Any grilling equipment may become clogged with grease and food residue over time, a smoker grill is no exception. Want to learn how to clean a smoker grill? My work is to teach you so your smoker will be in a good condition.
The dirt accumulation on a grill smoker when paired with inefficient or irregular cleaning and maintenance can breed germs, compromise the taste and flavor of the food, and affect the performance of your smoker.
Cleaning a smoker grill is not as difficult as it may seem. In fact, with a little bit of effort, you can have your smoker grill looking and performing like new in no time at all! In this blog post, we will provide you with a step-by-step guide on how to clean your smoker grill.
We will also include some helpful tips and tricks that will make the process a little bit easier. So, if you are ready to get started, let’s dive right in!
How Often Do You Need to Clean Your Grill?
How often you clean your grill is determined by how frequently you use it. If you frequently barbecue, clean your grill at least once a month if not more often. You should also clean your grill twice a year to ensure that it cooks more efficiently and lasts longer during the summer months.
Careful procedures to Follow When Cleaning Your Smoker
- Check out the user’s manual for information about the material used for each of the parts. Because different manufacturers use different materials, you should always look at the user handbook if you’re not sure what to do with a certain material.
- Avoid harsh chemicals and abrasive instruments. In general, most stainless-steel and metal components react poorly to aggressive cleaners, such as bleach or ammonia. Abrasive tools, such as steel wool and wire brushes can also harm the finished design and in the worst-case scenario, make it fall off and end up in your food.
- Allow plenty of time for the food to cool before attempting to remove it. When it’s cooled, use a grill brush to remove any food particles or grease. The heat will make the food and dirt come off more readily. Allow every other part of the grill to cool fully before cleaning it.
- Don’t get it wet. Even though some of the smoker grills are made of robust rust-resistant stainless steel, you should avoid wetness, don’t use liquid cleaners, or submerge them in water as this may cause rust.
- Remove the ashes after each use because it captures moisture, ash accumulation may cause iron to rust.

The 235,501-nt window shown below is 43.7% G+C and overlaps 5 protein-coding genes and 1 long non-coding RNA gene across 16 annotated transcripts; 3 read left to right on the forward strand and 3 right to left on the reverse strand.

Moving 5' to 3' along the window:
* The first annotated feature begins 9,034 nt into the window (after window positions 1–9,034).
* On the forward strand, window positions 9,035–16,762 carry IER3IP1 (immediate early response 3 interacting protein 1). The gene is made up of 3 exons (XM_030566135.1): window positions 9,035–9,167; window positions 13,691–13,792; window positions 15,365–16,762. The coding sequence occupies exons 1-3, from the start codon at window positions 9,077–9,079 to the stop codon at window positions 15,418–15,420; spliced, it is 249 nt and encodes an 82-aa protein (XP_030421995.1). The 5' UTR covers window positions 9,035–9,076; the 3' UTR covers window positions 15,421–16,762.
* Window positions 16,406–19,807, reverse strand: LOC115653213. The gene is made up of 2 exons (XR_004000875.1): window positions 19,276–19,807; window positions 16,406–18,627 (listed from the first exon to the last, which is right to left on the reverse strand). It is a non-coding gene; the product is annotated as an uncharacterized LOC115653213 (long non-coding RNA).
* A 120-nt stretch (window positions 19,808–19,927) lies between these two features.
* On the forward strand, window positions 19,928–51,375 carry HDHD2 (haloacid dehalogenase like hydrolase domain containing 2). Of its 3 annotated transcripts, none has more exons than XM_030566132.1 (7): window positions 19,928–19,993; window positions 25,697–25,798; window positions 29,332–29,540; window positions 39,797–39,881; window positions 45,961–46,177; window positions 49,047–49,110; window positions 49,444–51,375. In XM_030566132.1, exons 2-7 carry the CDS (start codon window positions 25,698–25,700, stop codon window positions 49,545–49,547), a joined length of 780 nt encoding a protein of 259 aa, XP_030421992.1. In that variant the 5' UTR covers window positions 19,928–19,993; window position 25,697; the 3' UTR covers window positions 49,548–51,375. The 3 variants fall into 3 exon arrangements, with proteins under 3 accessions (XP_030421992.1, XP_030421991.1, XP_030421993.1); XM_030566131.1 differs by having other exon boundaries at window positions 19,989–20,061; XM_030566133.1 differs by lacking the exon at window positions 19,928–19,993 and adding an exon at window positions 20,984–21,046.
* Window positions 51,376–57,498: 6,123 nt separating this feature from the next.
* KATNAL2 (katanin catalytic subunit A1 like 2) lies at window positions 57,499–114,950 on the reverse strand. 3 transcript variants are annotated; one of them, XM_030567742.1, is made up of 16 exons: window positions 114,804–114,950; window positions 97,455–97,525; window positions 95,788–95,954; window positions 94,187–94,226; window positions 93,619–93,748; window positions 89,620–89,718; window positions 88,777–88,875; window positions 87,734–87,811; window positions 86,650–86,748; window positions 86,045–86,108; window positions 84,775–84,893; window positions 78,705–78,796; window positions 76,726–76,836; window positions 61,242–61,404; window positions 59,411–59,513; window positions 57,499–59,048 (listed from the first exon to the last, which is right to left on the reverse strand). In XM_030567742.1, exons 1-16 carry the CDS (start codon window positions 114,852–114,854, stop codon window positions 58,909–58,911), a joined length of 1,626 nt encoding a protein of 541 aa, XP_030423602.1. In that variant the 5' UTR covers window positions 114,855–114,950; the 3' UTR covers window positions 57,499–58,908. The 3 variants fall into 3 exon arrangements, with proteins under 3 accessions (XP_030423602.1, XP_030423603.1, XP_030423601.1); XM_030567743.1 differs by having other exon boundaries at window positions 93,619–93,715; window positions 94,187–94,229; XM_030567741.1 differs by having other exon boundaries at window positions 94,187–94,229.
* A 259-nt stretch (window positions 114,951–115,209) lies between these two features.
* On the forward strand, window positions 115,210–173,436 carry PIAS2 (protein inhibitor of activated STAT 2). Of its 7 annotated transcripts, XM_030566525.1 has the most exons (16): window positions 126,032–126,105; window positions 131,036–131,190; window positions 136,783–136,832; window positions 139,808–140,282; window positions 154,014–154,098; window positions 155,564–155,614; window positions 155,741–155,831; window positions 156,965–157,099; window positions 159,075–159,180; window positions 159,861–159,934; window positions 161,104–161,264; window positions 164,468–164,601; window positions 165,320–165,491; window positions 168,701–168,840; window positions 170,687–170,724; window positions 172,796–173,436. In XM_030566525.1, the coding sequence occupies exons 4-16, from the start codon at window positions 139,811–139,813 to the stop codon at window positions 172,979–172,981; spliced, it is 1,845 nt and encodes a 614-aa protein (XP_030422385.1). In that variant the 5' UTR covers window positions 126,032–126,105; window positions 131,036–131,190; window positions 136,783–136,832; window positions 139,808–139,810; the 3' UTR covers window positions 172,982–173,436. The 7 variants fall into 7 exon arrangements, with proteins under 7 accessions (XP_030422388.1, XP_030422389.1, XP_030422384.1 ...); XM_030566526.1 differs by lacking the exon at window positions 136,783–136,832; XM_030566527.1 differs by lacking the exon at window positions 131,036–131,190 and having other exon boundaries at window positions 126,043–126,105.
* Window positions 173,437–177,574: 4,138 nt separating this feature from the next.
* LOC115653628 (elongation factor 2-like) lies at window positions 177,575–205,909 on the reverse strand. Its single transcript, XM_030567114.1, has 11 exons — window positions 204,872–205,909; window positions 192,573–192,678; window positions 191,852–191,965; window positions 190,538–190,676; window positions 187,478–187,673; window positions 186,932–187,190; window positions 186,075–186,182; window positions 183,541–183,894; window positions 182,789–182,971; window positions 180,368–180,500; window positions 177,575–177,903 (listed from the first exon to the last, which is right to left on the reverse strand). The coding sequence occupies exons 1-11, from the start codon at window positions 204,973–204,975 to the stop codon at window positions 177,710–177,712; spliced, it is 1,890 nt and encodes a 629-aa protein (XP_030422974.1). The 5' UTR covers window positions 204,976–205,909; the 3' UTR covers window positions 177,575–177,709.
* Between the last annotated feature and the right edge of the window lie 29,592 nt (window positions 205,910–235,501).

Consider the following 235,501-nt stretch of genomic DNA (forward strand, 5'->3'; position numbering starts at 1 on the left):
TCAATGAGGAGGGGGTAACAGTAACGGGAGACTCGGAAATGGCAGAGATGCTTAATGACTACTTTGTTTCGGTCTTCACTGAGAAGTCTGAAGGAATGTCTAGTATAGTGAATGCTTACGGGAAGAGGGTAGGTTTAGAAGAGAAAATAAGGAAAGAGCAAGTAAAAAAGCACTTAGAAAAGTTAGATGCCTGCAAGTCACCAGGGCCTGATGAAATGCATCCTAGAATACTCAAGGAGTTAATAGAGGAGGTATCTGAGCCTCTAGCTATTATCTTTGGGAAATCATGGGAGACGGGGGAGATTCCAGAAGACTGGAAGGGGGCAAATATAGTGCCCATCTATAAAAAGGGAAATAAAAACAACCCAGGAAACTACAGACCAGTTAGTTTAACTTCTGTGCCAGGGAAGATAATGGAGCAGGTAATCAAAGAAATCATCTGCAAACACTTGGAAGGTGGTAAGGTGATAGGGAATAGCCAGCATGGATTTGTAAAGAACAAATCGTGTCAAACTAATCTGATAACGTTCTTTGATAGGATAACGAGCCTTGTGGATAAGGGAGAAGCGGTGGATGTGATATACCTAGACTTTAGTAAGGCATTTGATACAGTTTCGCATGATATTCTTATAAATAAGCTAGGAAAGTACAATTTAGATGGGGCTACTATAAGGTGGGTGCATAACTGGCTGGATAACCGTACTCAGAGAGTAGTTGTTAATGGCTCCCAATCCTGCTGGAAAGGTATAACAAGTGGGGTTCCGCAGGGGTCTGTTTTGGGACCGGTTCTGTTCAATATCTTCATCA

- Wipe up spills as soon as you can safely do so using a warm, wet towel.
- Before each usage, clean the grill grates with a grill brush.
- Scrape out any carbon, food, or grease build-up in the cooking chamber with a putty knife.
- Use steel wool to clean out any rust spots, and re-season using high-temperature cooking oil.
- Load the coal basket, light the fuel, and start the smoker with the vents wide open. Allow it to burn for about 10 to 15 minutes. Put off the fire. Give it some time to cool entirely before moving on to the next step.
- You’ll need to remove any detachable pieces before you start the cleaning of your smoker grill, take out the racks, drip tray, water pan, smoker box, and any other removable components. Before washing foldable grates, break them down and soak them in for about 5 minutes.
- Remove all residue. Use a scraper to scrape particle build-up downward towards the bottom of the smoker, removing any excess. Sweep out all waste from the chamber.
- Soak a towel in soapy water and use it to wipe the surface until clean, then allow it to air dry.
- Clean the thermometer and grease chute. Clean your smoker’s thermometer and grease chute with a few handfuls of paper towels soaked in soapy water. The thermometer determines how hot your grill gets, while the grease chute links the drip tray to the grease bucket. You’re at risk of a grease fire if the chute becomes clogged.
- Remove rust spots with a wire brush. Remove deep rust using a wire brush and then finish with fine sandpaper until it’s all gone. Spray paint any visible rust areas to prevent them from being seen.
- Now is time to re-season your smoker. Use a cleaning foam or tissue to wipe all the interior surfaces with high-temperature cooking oil to ensure that they are clean. Light up the fire and burn the smoker at 350° for a few hours.
More About Cleaning and Maintenance of your Smoker Grill
Brush the grates with a wire brush after each use to remove any loose wire-brush bristles and clean them thoroughly. After each usage, clean the grill grates while they’re still warm. Cleaning your smoker grill once every four to five cooking sessions is usually sufficient.
If you are using a pellet smoker, make sure to empty the hopper after 4 or 5 bags have been used. It’s suggested that you use a non-abrasive cleaning agent on your grill pit. Oftentimes, basic soapy water isn’t enough to remove the residue that can accumulate in a grill.
You’ll find hundreds of smoker grill cleaning gadgets and materials on the internet or at your local hardware store, but nothing matches a long-handle wire brush, a five-gallon bucket, a wire bottle brush, and some elbow grease. To keep your grill looking great, avoid using chemicals to clean it. They might leave an undesirable flavor on your food. All you need is some warm water, a grease-cutting dish soap, and a thick paste made of white vinegar and baking soda to clean it.
Tips: The inside of your smoker will continue to darken with use and will not return to a shiny, silver color. The darkening actually slows rusting and improves overall performance.
Take time to double-check your thermometer’s calibration. Place the stem in boiling water to see if it reads correctly. If it’s wrong, adjust the nut at the back of the thermometer to correct it.